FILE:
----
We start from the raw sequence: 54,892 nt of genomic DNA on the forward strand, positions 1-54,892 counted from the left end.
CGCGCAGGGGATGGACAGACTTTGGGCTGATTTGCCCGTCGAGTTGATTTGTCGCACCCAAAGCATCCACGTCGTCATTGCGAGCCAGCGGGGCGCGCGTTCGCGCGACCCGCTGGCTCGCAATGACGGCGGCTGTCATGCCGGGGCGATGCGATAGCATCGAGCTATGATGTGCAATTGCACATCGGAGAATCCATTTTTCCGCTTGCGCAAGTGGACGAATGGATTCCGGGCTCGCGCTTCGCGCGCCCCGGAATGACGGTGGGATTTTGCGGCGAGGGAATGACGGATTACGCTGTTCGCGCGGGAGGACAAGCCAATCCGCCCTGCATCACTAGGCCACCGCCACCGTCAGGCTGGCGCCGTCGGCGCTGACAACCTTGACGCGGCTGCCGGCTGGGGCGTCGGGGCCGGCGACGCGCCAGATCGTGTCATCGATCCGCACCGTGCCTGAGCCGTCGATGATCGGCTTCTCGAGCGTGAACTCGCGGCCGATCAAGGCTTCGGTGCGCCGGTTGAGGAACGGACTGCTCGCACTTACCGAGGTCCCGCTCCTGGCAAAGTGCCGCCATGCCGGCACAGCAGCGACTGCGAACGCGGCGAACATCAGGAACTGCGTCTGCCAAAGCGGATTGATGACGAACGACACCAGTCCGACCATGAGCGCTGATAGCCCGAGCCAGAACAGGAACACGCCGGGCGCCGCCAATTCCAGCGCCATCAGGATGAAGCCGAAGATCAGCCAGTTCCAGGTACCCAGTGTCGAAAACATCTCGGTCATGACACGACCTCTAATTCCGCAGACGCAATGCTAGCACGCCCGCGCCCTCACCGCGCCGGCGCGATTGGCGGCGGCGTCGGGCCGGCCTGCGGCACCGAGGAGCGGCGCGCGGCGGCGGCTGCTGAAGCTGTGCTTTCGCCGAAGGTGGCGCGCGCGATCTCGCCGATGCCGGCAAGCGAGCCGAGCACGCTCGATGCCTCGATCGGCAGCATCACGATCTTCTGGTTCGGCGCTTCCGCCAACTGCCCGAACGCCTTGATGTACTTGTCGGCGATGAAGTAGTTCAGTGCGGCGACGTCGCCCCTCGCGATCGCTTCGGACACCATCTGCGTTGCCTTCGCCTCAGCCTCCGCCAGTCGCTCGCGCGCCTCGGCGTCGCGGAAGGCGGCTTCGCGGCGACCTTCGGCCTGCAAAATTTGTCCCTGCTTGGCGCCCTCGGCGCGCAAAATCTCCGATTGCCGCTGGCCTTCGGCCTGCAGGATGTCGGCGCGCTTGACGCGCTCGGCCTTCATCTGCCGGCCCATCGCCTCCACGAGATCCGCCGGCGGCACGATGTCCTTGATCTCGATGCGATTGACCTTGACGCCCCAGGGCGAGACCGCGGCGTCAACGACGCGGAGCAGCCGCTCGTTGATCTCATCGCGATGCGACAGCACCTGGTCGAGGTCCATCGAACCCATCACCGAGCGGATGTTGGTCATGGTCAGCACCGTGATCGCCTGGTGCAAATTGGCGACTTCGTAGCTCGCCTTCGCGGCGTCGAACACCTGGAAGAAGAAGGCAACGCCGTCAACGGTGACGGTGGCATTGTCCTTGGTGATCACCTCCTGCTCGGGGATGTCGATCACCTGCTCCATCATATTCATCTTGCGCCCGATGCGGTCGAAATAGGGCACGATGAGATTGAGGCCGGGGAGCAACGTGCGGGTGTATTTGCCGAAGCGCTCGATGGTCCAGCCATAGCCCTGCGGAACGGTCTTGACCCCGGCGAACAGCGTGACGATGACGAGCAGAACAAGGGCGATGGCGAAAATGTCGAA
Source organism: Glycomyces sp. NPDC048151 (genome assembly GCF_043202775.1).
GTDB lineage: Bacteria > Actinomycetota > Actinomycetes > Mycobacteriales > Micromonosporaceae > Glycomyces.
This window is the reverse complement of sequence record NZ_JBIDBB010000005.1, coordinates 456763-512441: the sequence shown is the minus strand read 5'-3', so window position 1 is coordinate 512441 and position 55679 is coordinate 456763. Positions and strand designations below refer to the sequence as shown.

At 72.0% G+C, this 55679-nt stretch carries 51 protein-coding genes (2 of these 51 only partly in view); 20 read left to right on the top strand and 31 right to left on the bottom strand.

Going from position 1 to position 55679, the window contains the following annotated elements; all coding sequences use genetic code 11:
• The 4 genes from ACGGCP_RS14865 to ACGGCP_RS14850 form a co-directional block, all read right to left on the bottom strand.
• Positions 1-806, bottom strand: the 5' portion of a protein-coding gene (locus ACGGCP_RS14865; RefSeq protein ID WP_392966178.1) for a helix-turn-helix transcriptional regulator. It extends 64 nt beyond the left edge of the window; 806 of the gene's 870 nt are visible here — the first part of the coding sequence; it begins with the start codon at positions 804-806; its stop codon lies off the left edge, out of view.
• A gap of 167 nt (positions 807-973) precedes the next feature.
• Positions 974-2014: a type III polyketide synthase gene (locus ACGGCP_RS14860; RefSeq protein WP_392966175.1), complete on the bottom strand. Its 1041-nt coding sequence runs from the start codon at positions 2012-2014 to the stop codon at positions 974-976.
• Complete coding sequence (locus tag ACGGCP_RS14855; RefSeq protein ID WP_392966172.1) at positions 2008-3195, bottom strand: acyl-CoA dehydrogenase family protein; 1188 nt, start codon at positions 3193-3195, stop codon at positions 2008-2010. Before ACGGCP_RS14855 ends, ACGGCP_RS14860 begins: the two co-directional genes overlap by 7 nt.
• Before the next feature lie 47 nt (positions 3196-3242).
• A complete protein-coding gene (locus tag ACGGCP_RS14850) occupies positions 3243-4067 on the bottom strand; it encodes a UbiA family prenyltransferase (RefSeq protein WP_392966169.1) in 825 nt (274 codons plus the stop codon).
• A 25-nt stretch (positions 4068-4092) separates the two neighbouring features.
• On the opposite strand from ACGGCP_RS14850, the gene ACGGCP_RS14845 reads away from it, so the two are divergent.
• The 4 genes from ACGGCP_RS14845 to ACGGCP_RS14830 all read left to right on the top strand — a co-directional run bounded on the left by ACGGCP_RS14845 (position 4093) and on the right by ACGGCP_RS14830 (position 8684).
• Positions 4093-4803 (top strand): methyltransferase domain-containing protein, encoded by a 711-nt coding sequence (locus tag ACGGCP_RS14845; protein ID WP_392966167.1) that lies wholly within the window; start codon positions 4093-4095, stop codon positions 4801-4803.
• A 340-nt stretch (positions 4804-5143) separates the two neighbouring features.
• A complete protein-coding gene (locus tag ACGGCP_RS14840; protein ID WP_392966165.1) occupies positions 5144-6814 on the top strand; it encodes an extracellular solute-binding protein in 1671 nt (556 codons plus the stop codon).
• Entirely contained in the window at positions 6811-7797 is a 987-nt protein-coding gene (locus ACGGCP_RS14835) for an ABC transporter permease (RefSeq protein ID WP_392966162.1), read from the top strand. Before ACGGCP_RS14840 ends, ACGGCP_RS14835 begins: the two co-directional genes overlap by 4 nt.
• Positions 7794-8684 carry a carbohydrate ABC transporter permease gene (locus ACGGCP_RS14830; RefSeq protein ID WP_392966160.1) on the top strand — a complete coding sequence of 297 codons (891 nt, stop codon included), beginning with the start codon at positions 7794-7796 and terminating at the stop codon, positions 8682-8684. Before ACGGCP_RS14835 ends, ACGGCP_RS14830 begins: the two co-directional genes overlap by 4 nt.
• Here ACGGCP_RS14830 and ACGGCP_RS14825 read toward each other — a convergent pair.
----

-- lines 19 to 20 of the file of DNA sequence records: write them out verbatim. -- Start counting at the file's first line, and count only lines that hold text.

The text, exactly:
• A 340-nt stretch (positions 4804-5143) separates the two neighbouring features.
• A complete protein-coding gene (locus tag ACGGCP_RS14840; protein ID WP_392966165.1) occupies positions 5144-6814 on the top strand; it encodes an extracellular solute-binding protein in 1671 nt (556 codons plus the stop codon).